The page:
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Prioritization Scoring Model

Prioritization scoring models play a crucial role in project management and decision-making. By systematically evaluating and ranking options based on predefined criteria, these models help you make informed choices and allocate your team’s resources better.

In this article, we’ll explore:

  • What is a prioritization scoring model
  • How to use a scoring model
  • Different types of prioritization scoring models
  • How to calculate project priority
  • Benefits they offer
  • Steps to implement these scoring models

Let’s dive in and unlock the power of prioritization scoring models!

What Is a Scoring Model in Project Management?

A scoring model helps you evaluate a project’s value in project management. This also means that you cannot spell prioritization scoring models without portfolio management. No matter what model you use, the aim is to maximize the value you deliver through programs, projects, or products.

Value is an operating word before choosing a scoring model. It is a highly subjective term, and you need to align your entire organization with what you mean by that. By assigning weights to each factor and scoring the options accordingly, a scoring model provides a clear understanding of the relative value and priority of different alternatives.

How to Use a Project Scoring Model

Using any project scoring model is pretty straightforward. No matter what type of prioritization scoring model you use (see next section), the preparations should look the same:

1. Define your scoring criteria

The first step is to define your scoring criteria. Not long ago, financial benefits (like ROI) would rule these criteria, but things got a bit more sophisticated.

Most organizations use plenty of quantitative and qualitative criteria to determine the value they get from projects, and we also recommend that, instead of going with a single factor, you use a blend of both worlds.

Either way, your scoring model should have a value criteria and a risk criteria.

Value criteria should include:

  • Strategic criteria: how a project measures up to your overall strategic goals.
  • Financial criteria: ROI, earnings, net value, etc.
  • Business criteria: customer satisfaction, NPS score, etc.

Risk criteria should include at least the following:

  • Complexity risk: experts working on the project, expertise available, project requirements.
  • Resource risk: internal expertise availability, other resource availability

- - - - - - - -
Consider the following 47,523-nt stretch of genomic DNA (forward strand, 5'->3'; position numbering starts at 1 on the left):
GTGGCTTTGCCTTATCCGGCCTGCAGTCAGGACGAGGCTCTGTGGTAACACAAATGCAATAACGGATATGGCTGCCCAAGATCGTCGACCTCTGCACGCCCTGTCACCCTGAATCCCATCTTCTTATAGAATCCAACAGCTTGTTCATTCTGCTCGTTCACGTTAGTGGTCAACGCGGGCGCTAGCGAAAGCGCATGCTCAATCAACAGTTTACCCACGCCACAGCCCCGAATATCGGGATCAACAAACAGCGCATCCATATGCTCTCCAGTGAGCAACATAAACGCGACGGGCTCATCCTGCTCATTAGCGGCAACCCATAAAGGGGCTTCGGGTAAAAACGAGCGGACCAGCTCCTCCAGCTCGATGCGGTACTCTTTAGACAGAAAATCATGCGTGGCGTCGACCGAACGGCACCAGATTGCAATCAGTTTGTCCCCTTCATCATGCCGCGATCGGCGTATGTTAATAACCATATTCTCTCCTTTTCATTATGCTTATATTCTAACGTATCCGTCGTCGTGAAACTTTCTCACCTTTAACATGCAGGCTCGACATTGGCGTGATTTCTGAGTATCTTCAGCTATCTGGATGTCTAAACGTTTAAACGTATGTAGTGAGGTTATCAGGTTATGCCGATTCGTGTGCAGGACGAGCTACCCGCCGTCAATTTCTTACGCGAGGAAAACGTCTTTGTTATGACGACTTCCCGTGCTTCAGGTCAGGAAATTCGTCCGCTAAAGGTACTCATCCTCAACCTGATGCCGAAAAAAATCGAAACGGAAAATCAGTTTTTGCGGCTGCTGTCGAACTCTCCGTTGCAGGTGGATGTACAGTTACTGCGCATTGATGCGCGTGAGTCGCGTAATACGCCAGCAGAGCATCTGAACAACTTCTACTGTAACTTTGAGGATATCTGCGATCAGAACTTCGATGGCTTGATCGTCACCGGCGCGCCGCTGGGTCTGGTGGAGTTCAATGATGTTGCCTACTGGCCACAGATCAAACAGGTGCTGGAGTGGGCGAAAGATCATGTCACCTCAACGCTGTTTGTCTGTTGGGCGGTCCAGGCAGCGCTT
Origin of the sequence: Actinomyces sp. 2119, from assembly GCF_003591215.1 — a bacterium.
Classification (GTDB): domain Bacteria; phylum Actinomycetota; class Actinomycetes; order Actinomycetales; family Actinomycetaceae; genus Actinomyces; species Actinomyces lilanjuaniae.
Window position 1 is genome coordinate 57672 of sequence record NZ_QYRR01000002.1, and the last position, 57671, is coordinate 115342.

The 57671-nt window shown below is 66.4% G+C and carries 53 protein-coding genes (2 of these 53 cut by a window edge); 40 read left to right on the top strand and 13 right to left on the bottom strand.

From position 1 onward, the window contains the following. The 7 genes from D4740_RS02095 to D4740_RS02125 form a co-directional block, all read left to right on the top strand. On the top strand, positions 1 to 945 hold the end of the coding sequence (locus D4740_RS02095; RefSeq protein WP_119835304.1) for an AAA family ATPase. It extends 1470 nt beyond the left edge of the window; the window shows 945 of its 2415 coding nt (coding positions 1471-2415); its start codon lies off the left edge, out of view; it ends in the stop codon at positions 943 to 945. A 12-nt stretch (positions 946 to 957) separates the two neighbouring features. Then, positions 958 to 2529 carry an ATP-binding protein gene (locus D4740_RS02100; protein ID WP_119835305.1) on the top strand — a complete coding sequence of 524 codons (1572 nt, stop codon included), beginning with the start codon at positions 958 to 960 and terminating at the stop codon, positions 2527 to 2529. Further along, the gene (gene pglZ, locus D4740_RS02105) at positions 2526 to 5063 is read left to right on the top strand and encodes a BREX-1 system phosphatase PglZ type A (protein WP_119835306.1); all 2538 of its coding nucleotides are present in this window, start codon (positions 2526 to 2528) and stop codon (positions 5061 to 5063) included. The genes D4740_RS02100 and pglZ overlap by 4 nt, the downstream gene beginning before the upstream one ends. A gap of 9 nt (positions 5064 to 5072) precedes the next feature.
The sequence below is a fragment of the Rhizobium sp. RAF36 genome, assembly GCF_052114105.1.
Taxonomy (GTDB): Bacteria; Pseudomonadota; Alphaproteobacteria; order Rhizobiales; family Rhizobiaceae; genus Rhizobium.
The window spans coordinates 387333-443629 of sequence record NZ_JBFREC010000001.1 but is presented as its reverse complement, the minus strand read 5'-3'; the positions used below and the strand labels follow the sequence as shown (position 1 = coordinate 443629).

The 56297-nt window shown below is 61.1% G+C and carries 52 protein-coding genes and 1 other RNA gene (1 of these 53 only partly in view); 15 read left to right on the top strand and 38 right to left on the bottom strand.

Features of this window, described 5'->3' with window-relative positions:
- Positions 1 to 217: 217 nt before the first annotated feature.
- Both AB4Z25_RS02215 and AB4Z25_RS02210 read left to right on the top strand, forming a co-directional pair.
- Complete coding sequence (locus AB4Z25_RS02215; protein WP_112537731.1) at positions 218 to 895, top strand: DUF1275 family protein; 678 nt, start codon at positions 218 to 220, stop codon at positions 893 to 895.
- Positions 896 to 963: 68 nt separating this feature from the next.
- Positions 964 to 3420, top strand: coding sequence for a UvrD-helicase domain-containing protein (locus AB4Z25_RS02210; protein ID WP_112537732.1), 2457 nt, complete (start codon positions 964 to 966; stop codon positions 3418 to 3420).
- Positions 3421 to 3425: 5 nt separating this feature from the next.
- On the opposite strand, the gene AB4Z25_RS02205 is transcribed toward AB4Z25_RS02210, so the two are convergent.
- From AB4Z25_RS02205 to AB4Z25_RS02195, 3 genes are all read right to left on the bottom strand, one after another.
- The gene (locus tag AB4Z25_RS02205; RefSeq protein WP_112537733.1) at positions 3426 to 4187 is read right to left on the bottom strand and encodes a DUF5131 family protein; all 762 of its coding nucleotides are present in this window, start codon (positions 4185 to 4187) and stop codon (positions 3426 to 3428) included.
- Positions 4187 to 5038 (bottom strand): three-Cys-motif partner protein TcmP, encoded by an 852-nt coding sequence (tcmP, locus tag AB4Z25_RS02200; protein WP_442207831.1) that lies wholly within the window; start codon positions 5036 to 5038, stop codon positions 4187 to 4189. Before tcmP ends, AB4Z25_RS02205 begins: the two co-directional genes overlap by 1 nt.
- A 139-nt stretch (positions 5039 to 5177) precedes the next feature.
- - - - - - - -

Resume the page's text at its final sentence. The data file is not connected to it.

• Dependency risk: your project’s ties to other projects within your portfolio

Naturally, you can expand on both main criteria. Each peculiar use case will demand different factors and scoring models.

2. Prioritize your criteria

Once you have all your criteria identified, it’s time to compare and contrast them. This will help you determine the weighing of your criteria in your scoring model. Ask stakeholders and decision-makers to perform pairwise comparisons. This is done by plotting two criteria against each other:

Complexity riskEqualResource risk

3. Review your scoring model

After asking each stakeholder, it’s time to review and validate your scoring model. Pit all comparisons in separate tables. This should help you determine the weighting of each criteria defined earlier. In our example, complexity risk is likely to receive a high percentage in the risk main criteria.

Complexity riskEqualResource risk
Stakeholder 1🔴
Stakeholder 2🔴
Stakeholder 3🔴
Stakeholder 4
Stakeholder 5🔴

4 Types of Prioritization Scoring Models

Now that we have a solid understanding of prioritization scoring models, let’s explore different types that can be employed in various scenarios.

Different situations call for different approaches, and prioritization scoring models offer a structured way to evaluate options and make informed choices. Let’s take a closer look at some popular models:

1. Weighted Scoring

Weighted scoring is a widely used model that assigns relative weights to different criteria based on their importance. By multiplying the score of each criterion by its weight, this model calculates a weighted score for each option.

Depending on what percentage (or importance) you associate to each criteria, pairwise comparisons will yield a project score. This will help you easily prioritize based on score.

Value and risk criteria ranked by weight in Fibery
Value and risk criteria ranked by weight in Fibery

2. Value vs. Complexity Model

Value vs. complexity models are often utilized to prioritize features or requirements. This model considers the value or benefit an option brings to the end user, juxtaposed with its complexity or effort required for implementation. By evaluating the trade-off between value and complexity, teams can make informed decisions that maximize the impact of their software.

When it comes to project management, this highly simplifies your scoring model. Your value and risk criteria are simplified into a 2×2 matrix:

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Your upper left quadrant projects will be your highest value-lowest complexity ones. If anything falls here, you should focus your efforts on it. Similarly, avoid the lower right quadrant as much as you can.